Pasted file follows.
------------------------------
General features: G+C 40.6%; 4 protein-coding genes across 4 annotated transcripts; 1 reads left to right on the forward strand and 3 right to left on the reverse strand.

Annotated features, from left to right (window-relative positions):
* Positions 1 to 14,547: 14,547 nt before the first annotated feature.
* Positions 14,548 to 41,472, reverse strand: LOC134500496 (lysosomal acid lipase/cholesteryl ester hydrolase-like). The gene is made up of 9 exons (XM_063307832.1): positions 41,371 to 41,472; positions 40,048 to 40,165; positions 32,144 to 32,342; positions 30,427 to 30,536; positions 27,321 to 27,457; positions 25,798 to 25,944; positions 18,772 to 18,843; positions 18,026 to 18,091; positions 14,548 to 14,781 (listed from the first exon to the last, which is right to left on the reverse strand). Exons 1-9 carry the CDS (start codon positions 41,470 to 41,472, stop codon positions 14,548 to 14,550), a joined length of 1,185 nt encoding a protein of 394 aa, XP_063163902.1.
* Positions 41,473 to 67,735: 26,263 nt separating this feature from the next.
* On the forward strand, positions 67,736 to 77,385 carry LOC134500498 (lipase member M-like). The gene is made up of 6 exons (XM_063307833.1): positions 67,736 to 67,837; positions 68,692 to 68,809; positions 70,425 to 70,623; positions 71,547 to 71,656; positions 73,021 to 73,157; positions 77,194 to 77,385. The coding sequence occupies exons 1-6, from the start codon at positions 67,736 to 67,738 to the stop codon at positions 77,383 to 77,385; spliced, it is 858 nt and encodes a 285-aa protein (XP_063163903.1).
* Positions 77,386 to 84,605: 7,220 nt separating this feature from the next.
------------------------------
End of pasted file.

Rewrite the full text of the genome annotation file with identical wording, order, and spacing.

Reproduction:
General features: G+C 40.6%; 4 protein-coding genes across 4 annotated transcripts; 1 reads left to right on the forward strand and 3 right to left on the reverse strand.

Annotated features, from left to right (window-relative positions):
* Positions 1 to 14,547: 14,547 nt before the first annotated feature.
* Positions 14,548 to 41,472, reverse strand: LOC134500496 (lysosomal acid lipase/cholesteryl ester hydrolase-like). The gene is made up of 9 exons (XM_063307832.1): positions 41,371 to 41,472; positions 40,048 to 40,165; positions 32,144 to 32,342; positions 30,427 to 30,536; positions 27,321 to 27,457; positions 25,798 to 25,944; positions 18,772 to 18,843; positions 18,026 to 18,091; positions 14,548 to 14,781 (listed from the first exon to the last, which is right to left on the reverse strand). Exons 1-9 carry the CDS (start codon positions 41,470 to 41,472, stop codon positions 14,548 to 14,550), a joined length of 1,185 nt encoding a protein of 394 aa, XP_063163902.1.
* Positions 41,473 to 67,735: 26,263 nt separating this feature from the next.
* On the forward strand, positions 67,736 to 77,385 carry LOC134500498 (lipase member M-like). The gene is made up of 6 exons (XM_063307833.1): positions 67,736 to 67,837; positions 68,692 to 68,809; positions 70,425 to 70,623; positions 71,547 to 71,656; positions 73,021 to 73,157; positions 77,194 to 77,385. The coding sequence occupies exons 1-6, from the start codon at positions 67,736 to 67,738 to the stop codon at positions 77,383 to 77,385; spliced, it is 858 nt and encodes a 285-aa protein (XP_063163903.1).
* Positions 77,386 to 84,605: 7,220 nt separating this feature from the next.